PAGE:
To be honest, they kind of remind me of Apple. Nifty ideas, poor management, they offer "things" (e.g. - testing tools) rather than solutions, etc. Ultimately, my company ruled them out despite the fact that they have good technology, because we think that they aren't going to be in this game for the long haul (personally, I'm betting that Mercury gobbles them).
Am I alone in my concerns about Segue???
Re: Questions about Segue
<BLOCKQUOTE><font size="1" face="Verdana, Arial, Helvetica">quote:</font><HR>Originally posted by Garbage_Man:
Much like the comments that Jeff N. makes in another thread, he argues that they have a large library of code samples and a large community of users who support the product by offering advice, assistance, and provide additional benefits (like code samples). However, I'd argue that this is the kind of strategy that a company uses if they don't have the ability to truly support their customers.<HR></BLOCKQUOTE>
While I do find this a benefit of the Segue tools I agree with your later points. I, too, have concerns about Segue in some regards. I will say that I am person that never relies on customer support. Maybe that is just my obstinance or stupidity but customer support is never something I use much and so I tend to downplay it. I do know that Segue's support is a little lacking, however.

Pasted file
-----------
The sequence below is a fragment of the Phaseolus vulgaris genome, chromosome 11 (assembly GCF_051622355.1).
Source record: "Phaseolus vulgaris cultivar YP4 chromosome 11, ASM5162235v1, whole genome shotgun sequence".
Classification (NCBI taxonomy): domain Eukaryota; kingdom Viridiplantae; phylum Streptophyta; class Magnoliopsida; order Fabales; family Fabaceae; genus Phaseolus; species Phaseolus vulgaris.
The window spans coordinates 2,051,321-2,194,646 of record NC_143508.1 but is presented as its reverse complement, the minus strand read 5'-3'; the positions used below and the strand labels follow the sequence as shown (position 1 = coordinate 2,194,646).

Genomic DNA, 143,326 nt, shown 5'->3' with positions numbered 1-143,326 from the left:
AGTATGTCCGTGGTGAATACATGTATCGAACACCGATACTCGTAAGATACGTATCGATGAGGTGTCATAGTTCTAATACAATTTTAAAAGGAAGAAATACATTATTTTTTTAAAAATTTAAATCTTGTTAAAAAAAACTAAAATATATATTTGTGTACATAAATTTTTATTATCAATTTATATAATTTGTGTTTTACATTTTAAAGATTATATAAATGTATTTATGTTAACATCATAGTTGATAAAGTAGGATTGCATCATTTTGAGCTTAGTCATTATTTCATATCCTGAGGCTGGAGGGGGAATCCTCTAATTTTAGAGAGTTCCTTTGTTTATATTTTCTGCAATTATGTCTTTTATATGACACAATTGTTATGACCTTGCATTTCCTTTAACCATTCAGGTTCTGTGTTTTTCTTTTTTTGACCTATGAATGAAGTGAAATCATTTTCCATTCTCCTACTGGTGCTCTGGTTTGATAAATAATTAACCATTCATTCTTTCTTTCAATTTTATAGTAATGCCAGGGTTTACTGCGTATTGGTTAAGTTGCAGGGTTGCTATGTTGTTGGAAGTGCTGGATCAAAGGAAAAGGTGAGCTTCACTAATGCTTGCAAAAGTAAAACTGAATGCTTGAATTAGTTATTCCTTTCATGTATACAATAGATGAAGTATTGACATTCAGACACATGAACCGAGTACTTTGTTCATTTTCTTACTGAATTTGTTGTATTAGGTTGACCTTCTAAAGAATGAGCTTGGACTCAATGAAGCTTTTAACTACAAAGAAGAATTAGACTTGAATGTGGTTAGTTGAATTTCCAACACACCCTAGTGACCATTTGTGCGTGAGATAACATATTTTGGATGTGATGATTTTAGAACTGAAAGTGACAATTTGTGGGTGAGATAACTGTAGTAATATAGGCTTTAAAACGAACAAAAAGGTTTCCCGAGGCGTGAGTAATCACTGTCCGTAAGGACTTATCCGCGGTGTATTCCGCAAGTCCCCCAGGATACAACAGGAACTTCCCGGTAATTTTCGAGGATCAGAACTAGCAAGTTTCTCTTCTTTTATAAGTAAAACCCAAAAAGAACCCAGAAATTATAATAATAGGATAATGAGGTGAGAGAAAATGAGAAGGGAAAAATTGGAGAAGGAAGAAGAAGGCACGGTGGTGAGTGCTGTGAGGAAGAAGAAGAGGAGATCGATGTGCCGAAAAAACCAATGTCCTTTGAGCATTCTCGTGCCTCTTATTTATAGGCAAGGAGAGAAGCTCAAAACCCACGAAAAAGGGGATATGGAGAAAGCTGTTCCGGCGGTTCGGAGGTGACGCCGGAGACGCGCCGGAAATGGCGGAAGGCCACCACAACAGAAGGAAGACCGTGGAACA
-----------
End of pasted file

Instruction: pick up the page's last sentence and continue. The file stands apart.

This lack of support may partially explain the widespread use of the Segue code from your average Joe out there plugging away at it. But I think a great deal of it has to do with the object-oriented nature of the code and the relative popularity that the tool has when compared with Mercury. (Anytime I go somewhere it seems that Mercury and Segue are the two tool vendors that roll right off the tongue and this is not necessarily good becuase the other tools are very valuable.) I have found that I can post code that is reusable with Segue's language much more often than I can with Mercury's WinRunner, as just one example. I do not see this as a strategy of Segue, per se, because they rarely tout it but I am sure they do not mind the benefit of it.
Some things about the Segue direction that worry me for future support of the tool: the reliance on the DOM for Web testing. I agree with the approach they are taking (i.e., go with the DOM as a standard) but, on the other hand, browser support for the DOM has currently been less than stellar. And Microsoft has recently said that following these standards to the letter is not of prime concern for them right now or in the forseeable future. Netscape is supposed to support it but can Segue (or any tool vendor) keep up with what has been a drastically changing standard?